I am thrilled to share that world famous performance coach, race car driver, author, and speaker Ross Bentley has put together a series of instructor-focused articles exclusively for OneHotLap. Here is today's eye-opening Part VI in the series --
#6 - Peeling The Onion
I put my helmet on, got into the passenger seat, asked the student to just drive as he had been; I told him that I'd simply observe for a lap or two. The instructor was right: the student missed every apex. But I noticed something....
I told the student to pull into pit lane and put the car in neutral. I then asked him to pretend he was braking for Turn 1, which he did: he pushed down on the brake pedal. I asked him to pretend he was finished braking and turning into Turn 1, which he did: he popped his foot off the brake pedal, and turned the steering wheel. And that was the problem: the way he released the brake pedal.
I talked to him about slowly releasing the brake pedal, and the reasoning behind it (smoothly controlling the weight transfer). I had him practice slowly releasing the brake pedal pressure a number of times while sitting in pit lane, and then out we went again on the track.
As we approached Turn 1, I reminded the student to slowly release the brake pedal. As he got to the turn-in point, I said, "S-l-o-w-l-y release the brakes," and he did. And he hit the apex. He did the same at the next corner as well, and the one after that.
While driving with the other instructor (and on my first two laps of observing), the student had been releasing the brakes so quickly that he unloaded the front tires to the point where he couldn't get the car to turn enough to hit the apex. The student wanted to hit the apex, but he couldn't get the car to go there. In fact, he was so frustrated he almost wanted to quit. By focusing on fixing the core of the problem - the brake release - he hit every apex, immediately. And had a big smile on his face.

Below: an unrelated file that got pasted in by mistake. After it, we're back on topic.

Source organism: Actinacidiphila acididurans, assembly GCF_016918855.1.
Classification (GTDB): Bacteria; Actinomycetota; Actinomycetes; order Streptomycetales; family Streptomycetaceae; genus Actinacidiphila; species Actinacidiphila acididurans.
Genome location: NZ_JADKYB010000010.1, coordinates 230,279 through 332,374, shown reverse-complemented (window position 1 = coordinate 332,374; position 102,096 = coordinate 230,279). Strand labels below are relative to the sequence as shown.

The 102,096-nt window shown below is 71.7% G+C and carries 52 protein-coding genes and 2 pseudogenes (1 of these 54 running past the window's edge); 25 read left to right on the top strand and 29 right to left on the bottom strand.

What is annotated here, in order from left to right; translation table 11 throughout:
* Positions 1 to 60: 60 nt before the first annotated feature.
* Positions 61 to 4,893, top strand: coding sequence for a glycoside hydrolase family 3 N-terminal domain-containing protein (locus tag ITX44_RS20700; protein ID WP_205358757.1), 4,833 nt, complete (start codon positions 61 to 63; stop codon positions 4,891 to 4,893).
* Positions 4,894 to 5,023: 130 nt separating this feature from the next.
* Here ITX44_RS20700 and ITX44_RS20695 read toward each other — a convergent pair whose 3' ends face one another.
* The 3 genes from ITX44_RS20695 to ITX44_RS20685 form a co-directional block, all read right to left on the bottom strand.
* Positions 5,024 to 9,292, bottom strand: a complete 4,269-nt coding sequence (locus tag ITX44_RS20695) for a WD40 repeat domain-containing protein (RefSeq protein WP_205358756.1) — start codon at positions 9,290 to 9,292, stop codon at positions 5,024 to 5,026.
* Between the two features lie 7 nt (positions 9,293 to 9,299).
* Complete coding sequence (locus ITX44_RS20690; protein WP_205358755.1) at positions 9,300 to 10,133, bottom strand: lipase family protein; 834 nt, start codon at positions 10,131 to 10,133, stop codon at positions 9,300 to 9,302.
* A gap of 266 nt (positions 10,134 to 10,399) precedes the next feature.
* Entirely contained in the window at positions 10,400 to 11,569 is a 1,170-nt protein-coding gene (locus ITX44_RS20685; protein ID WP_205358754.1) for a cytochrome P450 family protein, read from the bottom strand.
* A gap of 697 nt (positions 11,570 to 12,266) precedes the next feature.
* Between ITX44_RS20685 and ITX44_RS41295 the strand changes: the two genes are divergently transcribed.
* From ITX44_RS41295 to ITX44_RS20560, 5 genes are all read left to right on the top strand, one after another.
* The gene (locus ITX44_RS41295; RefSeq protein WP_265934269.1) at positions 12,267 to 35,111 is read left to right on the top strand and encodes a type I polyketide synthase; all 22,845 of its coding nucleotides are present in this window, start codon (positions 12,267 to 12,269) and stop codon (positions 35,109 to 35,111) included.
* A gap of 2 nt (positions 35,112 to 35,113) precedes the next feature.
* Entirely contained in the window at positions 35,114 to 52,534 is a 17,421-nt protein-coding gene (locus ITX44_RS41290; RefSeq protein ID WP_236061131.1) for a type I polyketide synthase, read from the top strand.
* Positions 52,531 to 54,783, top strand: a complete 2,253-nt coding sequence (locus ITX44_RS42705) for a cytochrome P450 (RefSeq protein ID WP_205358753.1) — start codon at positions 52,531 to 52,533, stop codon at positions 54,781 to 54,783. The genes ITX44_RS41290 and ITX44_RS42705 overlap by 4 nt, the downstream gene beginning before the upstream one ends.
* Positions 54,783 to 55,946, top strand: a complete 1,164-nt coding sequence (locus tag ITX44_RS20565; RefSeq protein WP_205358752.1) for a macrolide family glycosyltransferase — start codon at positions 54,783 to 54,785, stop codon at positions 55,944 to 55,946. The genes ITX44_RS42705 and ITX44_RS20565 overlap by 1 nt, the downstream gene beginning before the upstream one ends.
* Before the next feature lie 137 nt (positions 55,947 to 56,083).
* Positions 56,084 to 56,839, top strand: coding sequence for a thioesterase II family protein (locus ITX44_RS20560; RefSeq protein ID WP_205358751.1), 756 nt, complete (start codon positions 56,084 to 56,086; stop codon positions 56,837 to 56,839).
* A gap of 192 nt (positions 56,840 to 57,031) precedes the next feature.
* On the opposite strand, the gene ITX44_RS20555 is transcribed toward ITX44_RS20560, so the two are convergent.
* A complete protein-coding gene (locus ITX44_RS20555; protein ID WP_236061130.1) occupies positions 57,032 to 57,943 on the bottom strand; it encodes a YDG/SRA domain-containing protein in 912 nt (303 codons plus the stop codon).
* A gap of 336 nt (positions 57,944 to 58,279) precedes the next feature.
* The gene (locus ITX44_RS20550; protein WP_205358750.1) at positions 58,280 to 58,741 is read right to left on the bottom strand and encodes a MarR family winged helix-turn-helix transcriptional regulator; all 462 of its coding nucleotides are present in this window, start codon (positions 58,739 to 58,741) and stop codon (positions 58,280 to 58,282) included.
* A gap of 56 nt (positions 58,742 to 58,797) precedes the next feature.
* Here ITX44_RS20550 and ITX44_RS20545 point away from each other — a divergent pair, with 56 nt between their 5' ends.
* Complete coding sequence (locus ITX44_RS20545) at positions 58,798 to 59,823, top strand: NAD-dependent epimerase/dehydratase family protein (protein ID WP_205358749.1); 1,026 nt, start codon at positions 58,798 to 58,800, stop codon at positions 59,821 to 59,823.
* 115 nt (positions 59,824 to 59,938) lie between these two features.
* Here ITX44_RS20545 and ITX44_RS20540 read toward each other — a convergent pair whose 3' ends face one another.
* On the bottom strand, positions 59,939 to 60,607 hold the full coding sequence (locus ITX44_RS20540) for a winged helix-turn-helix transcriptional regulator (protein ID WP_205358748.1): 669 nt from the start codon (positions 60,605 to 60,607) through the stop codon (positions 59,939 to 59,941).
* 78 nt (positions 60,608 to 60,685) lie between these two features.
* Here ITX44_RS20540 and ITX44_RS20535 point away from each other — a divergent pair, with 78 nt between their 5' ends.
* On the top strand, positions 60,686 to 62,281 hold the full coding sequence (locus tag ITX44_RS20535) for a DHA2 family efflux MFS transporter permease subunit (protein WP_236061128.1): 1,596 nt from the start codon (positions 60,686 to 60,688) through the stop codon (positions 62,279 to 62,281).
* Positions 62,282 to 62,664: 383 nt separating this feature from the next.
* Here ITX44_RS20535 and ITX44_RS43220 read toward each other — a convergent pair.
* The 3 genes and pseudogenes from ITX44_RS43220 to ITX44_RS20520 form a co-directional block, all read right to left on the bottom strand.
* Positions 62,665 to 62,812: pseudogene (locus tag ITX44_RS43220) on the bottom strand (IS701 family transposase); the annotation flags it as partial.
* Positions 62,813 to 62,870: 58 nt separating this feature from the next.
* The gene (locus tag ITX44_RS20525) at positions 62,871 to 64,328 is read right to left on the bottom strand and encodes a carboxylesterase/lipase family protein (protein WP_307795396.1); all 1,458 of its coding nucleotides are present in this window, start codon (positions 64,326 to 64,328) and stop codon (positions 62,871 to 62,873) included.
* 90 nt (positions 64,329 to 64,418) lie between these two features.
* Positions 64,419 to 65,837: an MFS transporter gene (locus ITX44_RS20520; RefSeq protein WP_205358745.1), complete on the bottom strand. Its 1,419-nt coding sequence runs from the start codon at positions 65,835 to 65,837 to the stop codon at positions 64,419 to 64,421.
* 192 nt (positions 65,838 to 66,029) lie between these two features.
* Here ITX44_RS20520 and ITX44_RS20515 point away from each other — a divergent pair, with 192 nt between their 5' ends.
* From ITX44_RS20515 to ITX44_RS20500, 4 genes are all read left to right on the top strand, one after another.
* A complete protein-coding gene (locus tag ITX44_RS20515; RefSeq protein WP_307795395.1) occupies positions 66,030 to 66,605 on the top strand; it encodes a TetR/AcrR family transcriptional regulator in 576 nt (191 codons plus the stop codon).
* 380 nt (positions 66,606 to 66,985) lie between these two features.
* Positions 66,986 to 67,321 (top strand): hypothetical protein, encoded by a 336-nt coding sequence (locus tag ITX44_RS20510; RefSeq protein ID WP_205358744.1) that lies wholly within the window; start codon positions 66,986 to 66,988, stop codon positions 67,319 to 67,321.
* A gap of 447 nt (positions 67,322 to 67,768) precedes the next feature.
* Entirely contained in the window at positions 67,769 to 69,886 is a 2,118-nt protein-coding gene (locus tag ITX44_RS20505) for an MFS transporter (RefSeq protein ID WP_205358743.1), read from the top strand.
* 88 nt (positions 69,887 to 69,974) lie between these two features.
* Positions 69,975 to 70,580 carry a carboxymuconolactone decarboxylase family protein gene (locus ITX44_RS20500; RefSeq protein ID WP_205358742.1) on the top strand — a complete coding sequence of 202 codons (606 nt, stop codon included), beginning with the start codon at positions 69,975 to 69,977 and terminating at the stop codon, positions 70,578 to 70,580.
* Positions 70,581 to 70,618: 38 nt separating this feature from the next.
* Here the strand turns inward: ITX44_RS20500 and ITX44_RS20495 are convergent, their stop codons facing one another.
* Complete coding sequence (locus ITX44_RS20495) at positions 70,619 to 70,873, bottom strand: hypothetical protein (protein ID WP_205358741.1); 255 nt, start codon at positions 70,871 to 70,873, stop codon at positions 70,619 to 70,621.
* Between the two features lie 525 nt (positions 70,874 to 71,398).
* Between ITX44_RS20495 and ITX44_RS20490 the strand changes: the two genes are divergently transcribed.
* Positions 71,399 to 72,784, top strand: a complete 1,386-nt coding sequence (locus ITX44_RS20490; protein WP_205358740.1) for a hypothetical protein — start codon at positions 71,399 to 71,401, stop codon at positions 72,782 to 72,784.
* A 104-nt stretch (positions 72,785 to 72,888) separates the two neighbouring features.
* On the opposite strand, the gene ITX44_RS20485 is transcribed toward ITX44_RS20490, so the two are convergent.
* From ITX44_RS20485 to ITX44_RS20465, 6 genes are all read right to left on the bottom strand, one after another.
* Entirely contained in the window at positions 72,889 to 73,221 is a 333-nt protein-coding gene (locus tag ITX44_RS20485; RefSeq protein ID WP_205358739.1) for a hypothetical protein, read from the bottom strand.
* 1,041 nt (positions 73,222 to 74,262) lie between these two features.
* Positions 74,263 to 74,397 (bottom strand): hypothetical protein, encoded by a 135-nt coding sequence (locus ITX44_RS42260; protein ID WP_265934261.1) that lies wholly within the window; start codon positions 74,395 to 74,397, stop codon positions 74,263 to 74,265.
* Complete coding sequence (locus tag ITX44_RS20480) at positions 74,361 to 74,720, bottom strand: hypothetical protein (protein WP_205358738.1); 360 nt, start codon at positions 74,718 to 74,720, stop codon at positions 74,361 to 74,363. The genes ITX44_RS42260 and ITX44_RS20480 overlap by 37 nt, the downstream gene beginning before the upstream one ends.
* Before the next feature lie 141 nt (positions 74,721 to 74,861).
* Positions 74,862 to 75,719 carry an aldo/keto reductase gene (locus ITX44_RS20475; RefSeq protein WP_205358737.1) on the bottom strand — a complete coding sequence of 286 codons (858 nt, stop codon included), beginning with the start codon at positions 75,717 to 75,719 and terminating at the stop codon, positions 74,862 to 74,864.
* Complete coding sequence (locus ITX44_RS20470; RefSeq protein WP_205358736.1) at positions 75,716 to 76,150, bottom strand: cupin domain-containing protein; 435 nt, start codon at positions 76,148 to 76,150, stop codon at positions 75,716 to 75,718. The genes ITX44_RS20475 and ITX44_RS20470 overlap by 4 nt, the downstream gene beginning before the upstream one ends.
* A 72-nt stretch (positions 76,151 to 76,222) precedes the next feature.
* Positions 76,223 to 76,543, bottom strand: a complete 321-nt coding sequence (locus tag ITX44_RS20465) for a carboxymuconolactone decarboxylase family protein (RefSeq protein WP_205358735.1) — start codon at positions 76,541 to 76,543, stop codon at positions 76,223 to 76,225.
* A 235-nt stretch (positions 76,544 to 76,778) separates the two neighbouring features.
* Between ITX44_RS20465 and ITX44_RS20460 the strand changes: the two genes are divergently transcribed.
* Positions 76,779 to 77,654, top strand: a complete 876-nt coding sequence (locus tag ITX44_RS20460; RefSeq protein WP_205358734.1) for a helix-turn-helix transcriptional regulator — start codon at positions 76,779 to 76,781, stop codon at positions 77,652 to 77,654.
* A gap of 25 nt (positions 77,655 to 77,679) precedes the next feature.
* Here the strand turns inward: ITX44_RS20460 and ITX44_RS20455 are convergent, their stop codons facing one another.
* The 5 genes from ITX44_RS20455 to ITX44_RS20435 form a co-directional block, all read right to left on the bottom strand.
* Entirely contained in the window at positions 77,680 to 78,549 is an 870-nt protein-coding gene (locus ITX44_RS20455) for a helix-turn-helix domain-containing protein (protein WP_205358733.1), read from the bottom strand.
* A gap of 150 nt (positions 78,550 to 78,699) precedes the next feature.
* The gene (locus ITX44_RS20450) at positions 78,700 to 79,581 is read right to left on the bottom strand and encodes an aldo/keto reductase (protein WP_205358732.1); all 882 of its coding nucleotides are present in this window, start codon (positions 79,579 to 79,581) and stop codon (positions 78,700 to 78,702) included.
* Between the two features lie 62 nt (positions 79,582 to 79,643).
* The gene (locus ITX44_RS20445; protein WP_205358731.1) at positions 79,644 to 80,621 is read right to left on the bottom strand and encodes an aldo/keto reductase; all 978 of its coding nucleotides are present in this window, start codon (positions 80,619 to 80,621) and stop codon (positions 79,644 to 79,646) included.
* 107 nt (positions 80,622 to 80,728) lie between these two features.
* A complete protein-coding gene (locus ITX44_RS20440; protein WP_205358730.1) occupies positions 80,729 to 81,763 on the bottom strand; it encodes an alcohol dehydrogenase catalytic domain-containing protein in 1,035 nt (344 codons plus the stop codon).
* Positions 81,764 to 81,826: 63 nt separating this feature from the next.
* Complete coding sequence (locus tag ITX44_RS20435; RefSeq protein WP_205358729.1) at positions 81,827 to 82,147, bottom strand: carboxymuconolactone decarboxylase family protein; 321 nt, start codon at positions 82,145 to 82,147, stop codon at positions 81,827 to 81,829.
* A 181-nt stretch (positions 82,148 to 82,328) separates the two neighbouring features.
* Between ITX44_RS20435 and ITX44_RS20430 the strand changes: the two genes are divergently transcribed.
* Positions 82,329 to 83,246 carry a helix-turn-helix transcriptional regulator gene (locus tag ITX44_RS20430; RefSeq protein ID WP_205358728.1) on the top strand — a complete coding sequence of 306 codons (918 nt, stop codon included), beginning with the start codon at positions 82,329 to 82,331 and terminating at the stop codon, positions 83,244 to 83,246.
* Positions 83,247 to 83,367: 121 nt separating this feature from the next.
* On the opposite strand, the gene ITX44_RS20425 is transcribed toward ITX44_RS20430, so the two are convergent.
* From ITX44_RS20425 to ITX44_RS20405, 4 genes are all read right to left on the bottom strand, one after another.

The moral of this story is not so much about the importance of smoothly releasing brake pedal pressure as you turn into a corner (although that's not a bad thing to take away from this article), but it's really about the importance of identifying the real cause of a problem, and then solving it. In this real-life example, telling the student to turn more to clip the apex of a corner did not help because that was not the core of the problem.
It's a bit like taking an aspirin for a headache. The pain reliever fixes the symptom, but not the cause of the headache. As an instructor, fix the cause, not the symptom.
It's also like an onion. When a student has a problem (such as missing apexes), peel back the layers of the onion, looking for the core of the problem. Ask yourself, “What’s the real problem?” Trying to fix the outside layer of the onion won't get you the result you, and your student, want. It may even lead to tears.
For more of Ross' writing, along with articles by other famous and not-so-famous contributors, go to www.speedsecretsweekly.com. He can be reached at email@example.com.
Part I - What It's All About
Part II - What Happens When You Ask Questions?
Part III - Integrate Classroom With On-track Instruction
Part IV - Watch What Your Body Says
Part V - Quit Lying